According to new data released by the U.S. National Oceanic and Atmospheric Administration (NOAA), global average temperatures in the first half of 2015 were the hottest on record. While humanity perhaps fails to see the economic effects of climate change, its consequences on human health are becoming more apparent. The number of extreme weather and climate-related phenomenons are rising. In May 2015, India was struck by a deadly heatwave, with temperatures as high as 47°C which led to 2,200 deaths.
A recent Lancet Commission study suggests that previous World Health Organisation & Intergovernmental Panel on Climate Change estimates on the future effect of global warming on health are underestimates. They failed to take into account vulnerabilities caused by ageing, migration and population growth.
Will COP21 put humanity on a path to a safer future? Will the deal close the gap between the carbon-cutting pledges and what scientists believe is necessary to prevent an increase in the average global temperature?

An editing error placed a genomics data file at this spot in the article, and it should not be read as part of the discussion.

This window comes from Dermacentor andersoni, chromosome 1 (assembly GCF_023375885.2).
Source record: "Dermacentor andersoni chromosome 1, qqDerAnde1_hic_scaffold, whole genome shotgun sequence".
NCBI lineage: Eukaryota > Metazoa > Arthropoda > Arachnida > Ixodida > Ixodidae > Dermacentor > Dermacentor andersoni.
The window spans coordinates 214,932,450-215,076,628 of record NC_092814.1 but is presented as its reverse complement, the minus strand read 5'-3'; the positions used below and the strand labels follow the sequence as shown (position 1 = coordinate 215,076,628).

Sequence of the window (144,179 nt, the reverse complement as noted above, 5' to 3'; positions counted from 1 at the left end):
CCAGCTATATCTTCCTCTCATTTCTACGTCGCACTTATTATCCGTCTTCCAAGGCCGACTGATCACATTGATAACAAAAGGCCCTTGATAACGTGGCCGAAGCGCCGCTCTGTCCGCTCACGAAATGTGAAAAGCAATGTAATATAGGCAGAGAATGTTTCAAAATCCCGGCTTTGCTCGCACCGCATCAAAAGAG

Meeting point: Square de Meeus Park, meeting point near the bus stop on Rue du Luxembourg
- "Weighing the Climate Elephant, The First Step to a Sustainable Future" (Foreign Affairs, 29 June 2015)
- "Wise after the events - Climate change" (The Economist, 27 June 2015)
- "Health and climate change: policy responses to protect public health" (The Lancet, 23 June 2015)
Rue du Luxembourg 24
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